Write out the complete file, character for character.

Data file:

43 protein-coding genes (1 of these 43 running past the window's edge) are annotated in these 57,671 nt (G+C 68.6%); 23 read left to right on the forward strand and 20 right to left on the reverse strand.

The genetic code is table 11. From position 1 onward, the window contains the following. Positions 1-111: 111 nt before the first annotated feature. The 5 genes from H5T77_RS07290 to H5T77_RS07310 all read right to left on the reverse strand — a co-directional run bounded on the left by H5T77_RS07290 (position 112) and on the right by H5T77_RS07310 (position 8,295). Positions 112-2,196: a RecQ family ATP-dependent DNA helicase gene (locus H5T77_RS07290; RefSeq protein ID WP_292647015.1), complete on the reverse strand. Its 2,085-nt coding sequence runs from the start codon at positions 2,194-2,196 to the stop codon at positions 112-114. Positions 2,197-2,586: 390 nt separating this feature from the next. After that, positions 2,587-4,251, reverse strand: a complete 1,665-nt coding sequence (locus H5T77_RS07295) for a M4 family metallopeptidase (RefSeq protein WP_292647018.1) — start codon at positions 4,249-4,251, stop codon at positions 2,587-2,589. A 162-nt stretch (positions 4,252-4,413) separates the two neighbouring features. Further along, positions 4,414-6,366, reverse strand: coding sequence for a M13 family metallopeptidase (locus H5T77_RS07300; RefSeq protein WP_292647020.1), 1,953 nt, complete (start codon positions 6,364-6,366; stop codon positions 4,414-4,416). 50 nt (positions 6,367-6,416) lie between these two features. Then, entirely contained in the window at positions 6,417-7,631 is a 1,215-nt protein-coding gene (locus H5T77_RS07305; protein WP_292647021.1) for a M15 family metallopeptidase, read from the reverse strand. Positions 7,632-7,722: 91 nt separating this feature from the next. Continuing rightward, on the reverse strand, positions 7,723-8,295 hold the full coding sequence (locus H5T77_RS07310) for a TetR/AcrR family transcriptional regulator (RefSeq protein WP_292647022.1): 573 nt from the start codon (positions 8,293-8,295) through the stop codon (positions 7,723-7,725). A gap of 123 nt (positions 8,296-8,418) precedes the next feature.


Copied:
43 protein-coding genes (1 of these 43 running past the window's edge) are annotated in these 57,671 nt (G+C 68.6%); 23 read left to right on the forward strand and 20 right to left on the reverse strand.

The genetic code is table 11. From position 1 onward, the window contains the following. Positions 1-111: 111 nt before the first annotated feature. The 5 genes from H5T77_RS07290 to H5T77_RS07310 all read right to left on the reverse strand — a co-directional run bounded on the left by H5T77_RS07290 (position 112) and on the right by H5T77_RS07310 (position 8,295). Positions 112-2,196: a RecQ family ATP-dependent DNA helicase gene (locus H5T77_RS07290; RefSeq protein ID WP_292647015.1), complete on the reverse strand. Its 2,085-nt coding sequence runs from the start codon at positions 2,194-2,196 to the stop codon at positions 112-114. Positions 2,197-2,586: 390 nt separating this feature from the next. After that, positions 2,587-4,251, reverse strand: a complete 1,665-nt coding sequence (locus H5T77_RS07295) for a M4 family metallopeptidase (RefSeq protein WP_292647018.1) — start codon at positions 4,249-4,251, stop codon at positions 2,587-2,589. A 162-nt stretch (positions 4,252-4,413) separates the two neighbouring features. Further along, positions 4,414-6,366, reverse strand: coding sequence for a M13 family metallopeptidase (locus H5T77_RS07300; RefSeq protein WP_292647020.1), 1,953 nt, complete (start codon positions 6,364-6,366; stop codon positions 4,414-4,416). 50 nt (positions 6,367-6,416) lie between these two features. Then, entirely contained in the window at positions 6,417-7,631 is a 1,215-nt protein-coding gene (locus H5T77_RS07305; protein WP_292647021.1) for a M15 family metallopeptidase, read from the reverse strand. Positions 7,632-7,722: 91 nt separating this feature from the next. Continuing rightward, on the reverse strand, positions 7,723-8,295 hold the full coding sequence (locus H5T77_RS07310) for a TetR/AcrR family transcriptional regulator (RefSeq protein WP_292647022.1): 573 nt from the start codon (positions 8,293-8,295) through the stop codon (positions 7,723-7,725). A gap of 123 nt (positions 8,296-8,418) precedes the next feature.